The first man currently outside of snooker’s de facto second tier however is Mark King and just 15 points behind O’Brien, if he can progress one round further than the Irishman then he will be well-placed to reclaim a place in the top 32 at the cut-off.
Similarly, Jamie Burnett is within striking distance of the pair, particularly as he remains in the draw for the International Championship having qualified for the venue.
Finally, in with an outside chance is Welshman Michael White, however realistically, nothing less than a run to the final of his first full televised ranking event will suffice for him.
The Top 48
As often seems to be the case, the battle for the top 48 (or 49 if we discount Hendry), is arguably the most hotly contested:
- 47th – Liu Chuang – 25760*
- 48th – Gerard Greene – 25670
- 49th – David Gilbert – 25454
- 50th – Steve Davis – 25220
- 51st – Jimmy White – 25080
- 52nd – Mark Joyce – 24720
- 53rd – Alan McManus – 24250
- 54th – Jimmy Robertson – 24050
*not entered ET3
Making the situation in this bracket somewhat clearer, none of the players listed above have qualified for the International Championship, while Liu Chuang has not entered ET3 either, leaving himself vulnerable to the chasing pack.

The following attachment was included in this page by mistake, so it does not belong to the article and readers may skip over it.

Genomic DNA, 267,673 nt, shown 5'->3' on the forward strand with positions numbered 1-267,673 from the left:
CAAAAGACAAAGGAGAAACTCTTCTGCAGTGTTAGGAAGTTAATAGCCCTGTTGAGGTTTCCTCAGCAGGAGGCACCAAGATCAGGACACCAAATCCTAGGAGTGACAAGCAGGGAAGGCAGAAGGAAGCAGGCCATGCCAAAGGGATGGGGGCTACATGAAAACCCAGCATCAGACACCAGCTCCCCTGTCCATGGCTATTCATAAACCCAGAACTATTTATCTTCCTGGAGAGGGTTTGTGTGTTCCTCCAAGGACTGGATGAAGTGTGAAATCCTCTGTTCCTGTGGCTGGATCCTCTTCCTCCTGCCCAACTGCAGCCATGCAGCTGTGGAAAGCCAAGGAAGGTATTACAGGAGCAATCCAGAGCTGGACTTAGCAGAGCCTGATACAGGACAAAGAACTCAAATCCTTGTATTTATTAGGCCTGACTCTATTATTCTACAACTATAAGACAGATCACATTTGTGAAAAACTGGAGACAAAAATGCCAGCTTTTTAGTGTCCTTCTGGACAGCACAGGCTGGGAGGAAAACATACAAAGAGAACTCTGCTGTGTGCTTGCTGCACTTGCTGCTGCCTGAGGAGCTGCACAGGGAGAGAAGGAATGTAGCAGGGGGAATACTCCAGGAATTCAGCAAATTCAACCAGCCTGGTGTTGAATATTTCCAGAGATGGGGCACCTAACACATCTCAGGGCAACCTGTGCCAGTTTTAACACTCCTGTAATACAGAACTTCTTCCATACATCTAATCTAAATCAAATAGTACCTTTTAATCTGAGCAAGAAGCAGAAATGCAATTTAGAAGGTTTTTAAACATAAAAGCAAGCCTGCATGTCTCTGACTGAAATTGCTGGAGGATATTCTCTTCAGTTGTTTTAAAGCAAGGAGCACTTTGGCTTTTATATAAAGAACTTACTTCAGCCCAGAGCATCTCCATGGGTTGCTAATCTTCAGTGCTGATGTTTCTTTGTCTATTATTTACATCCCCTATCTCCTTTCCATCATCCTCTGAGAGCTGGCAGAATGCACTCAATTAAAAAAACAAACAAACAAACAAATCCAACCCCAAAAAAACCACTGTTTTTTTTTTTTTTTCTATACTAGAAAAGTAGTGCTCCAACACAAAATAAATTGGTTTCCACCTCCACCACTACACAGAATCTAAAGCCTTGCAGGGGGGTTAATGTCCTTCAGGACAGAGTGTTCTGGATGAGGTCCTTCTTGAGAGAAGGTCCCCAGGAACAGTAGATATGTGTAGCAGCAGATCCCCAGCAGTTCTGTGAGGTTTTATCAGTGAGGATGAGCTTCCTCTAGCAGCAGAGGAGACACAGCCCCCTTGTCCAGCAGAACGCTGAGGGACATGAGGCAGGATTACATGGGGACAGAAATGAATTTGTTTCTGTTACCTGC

Indeed, Liu’s absence means that just one win each in Antwerp will be enough for Gerard Greene and David Gilbert to push him down to 49th place, while Steve Davis would pass him with two. That said, Steve has been handed a tough draw with Michael Holt and potentially John Higgins standing in his way if he is to reach the last 32 stage.
Further down, Jimmy White and Mark Joyce require at least a third round run if they are to stand a chance, while Alan McManus would need a minimum of a semi-final appearance.
The Top 64
With those outside of the top 64 at the start of the season beginning on zero points, the situation here is relatively clear cut, with just two places available on the assumption that both Stephen Hendry and Joe Jogia will be absent from the season’s upcoming tournament.
If there are to be no further withdrawals, then their places will go to Rod Lawler and Cao Yupeng, who are already far enough clear of 67th placed Kurt Maflin to be assured of remaining inside the ‘top 66′ as such.